11. Place the magnesium ribbon into the cup of thermite, and tape over the top to preventspills. Leave the cup on top of your computer, with the torch handy. I find that havinginstant flaming death hanging over my machine’s head keeps the poor thing in a stateof terror. It prevents so many of those lazy blue screens and has really improvedmy Vista file copy performance. (I think it’s afraid to run that darned search indexernow.)

[youtube http://www.youtube.com/watch?v=62WRdfyzXXc&hl=en&fs=1]

Recursive Erudition

Programmingshould be more than just defending the world from aliens, trying to score with hotbabes, and killing all thegrandmothers in the nursing home. Programming, coding, problem solving, creating,and making the world better are all united concepts. When you scratch a place in theground for a plant to grow, or change the pH in your fish tank, or tell your childrenthat cows are called ‘horses’ so that they confuse the other kids in school when theyask for some horse milk with their lunch…when you do those things, you’re programming. Recursive erudition isa log of adventures in understanding what problems can be solved, and what riddlescan be expressed. It exists to teach and, by so doing, to learn. It exists to learnand, by so doing, to teach.

This weblog will contain explanations of how to perform various tasks with code. Iwill discuss design principles, best practices, and those evil little programmingmind viruses that spawn from head to head across the wire like something from a SandraBullock movie. There will be reviews of tools and services that I find useful. I willaggregate the more interesting articles I find around the web and provide links tothe ones I’d like to remember or share, or I may just copy a bunch of links from myRSS feed so that it looks like I’m posting (mock me if I do this). Occasionally, therewill be something funny, newsworthy, or personal…but I share those things elsewhere,so that should be rare. This weblog will mainly contain boring technical readoutsfor my world-demolishing super-weapons.

I expect to receive four benefits from writing and sharing here:

  1. A greater depth of learning: it takes a greater understanding to teach something thanit does to learn it. I will clarify my understanding of what I learn by sharing thetechniques and philosophies from the giant fire hose in my pants called The Internet.(Did you know they make those hoses out of tape? Freaky.)
  2. An opportunity to give back: there are so many folk out there who have helped me learnwhat I know so far. Their efforts have made it easier for me to get started in a demandingfield. I’d like to give something back–and I don’t just mean fart jokes. I doubtwhat I write here will be groundbreaking, or even new. However, so many of the fundamentalshave been covered completely by those who have gone before…and they’ve moved on.A rehash of years-old technology with a viewpoint from the present day may be a worthwhilerefresh of the tutorials that taught me what I know.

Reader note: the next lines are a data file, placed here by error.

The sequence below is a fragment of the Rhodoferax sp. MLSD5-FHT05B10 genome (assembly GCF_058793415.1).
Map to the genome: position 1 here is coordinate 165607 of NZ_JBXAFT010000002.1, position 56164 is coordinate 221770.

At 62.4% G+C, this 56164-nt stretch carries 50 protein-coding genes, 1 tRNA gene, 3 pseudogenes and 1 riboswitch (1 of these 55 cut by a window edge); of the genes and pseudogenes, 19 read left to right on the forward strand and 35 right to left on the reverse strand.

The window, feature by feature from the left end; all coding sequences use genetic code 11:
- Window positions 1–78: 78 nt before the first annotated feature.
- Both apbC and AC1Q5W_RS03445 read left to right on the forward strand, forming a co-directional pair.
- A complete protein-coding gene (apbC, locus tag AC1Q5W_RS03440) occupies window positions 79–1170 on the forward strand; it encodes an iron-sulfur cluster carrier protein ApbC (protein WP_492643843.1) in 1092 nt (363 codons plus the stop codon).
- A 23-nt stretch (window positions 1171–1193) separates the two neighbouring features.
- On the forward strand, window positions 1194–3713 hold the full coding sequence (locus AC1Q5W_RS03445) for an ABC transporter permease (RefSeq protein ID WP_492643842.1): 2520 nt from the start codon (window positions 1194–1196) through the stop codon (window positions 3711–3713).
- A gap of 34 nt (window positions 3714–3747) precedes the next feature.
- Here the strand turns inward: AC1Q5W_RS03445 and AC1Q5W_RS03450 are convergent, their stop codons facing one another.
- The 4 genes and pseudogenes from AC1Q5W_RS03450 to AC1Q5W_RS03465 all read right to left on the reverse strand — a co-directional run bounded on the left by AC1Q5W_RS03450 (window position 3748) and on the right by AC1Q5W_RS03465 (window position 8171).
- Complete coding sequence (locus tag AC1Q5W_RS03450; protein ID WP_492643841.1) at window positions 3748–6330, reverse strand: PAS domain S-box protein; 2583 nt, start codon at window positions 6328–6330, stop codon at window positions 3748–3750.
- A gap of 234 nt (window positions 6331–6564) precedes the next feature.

3. A repository of documentation: I’m learning things faster than I can remember them.I need a place to look up the things I’ve learned and accomplished already. I willwake up every morning, like Drew Barrymore, and read my blog. I will find out thatmy parents were really hamsters, and that I married a spatula after 100 dates anda good spanking. But most of all, I won’t forget how to use a regular expression todetect valid email addresses. 
  4. Relaxation: David Allen has taught the worldthat things in your head give you stress. I want to let those nasty little Thetansout of my head. Once it’s written here, I can forget about it in safety. Writing isalso a great creative outlet, and that’s a piece of peace as well.

We’ve almost reached the top of the hour, here, so it’s time for our human interestpiece. Since I’m the only human here, I guess you’ll just have to take an interestin me. My name is Josh Rivers. I’m 35, have been married for just over a year, hopeto have my first son–or at least a lizard–in the next year, and have worked in thecomputer field for more than a decade. Half of my career has been as an independentbusiness owner and contractor. I’ve been coding since I was 10 (if-you-call-writing-password-programs-for-my-computers-using-my-first-name-as-a-password-because-it-was-cool-in-War-Games-to-keep-the-girls-from-getting-into-my-computer-programming),but my real professional focus started about 2 years ago when I started developingweb and Windows Forms applications for my I.T. Services clients. Since then, I’vegone through several memetic confusions of explosive learning, and I’ve got severalmore building on the horizon. There is so much to learn, and I love every moment ofit.

This site was made with dasBlog, ColorScheme Generator 2, and some notes from SteveTrefethen.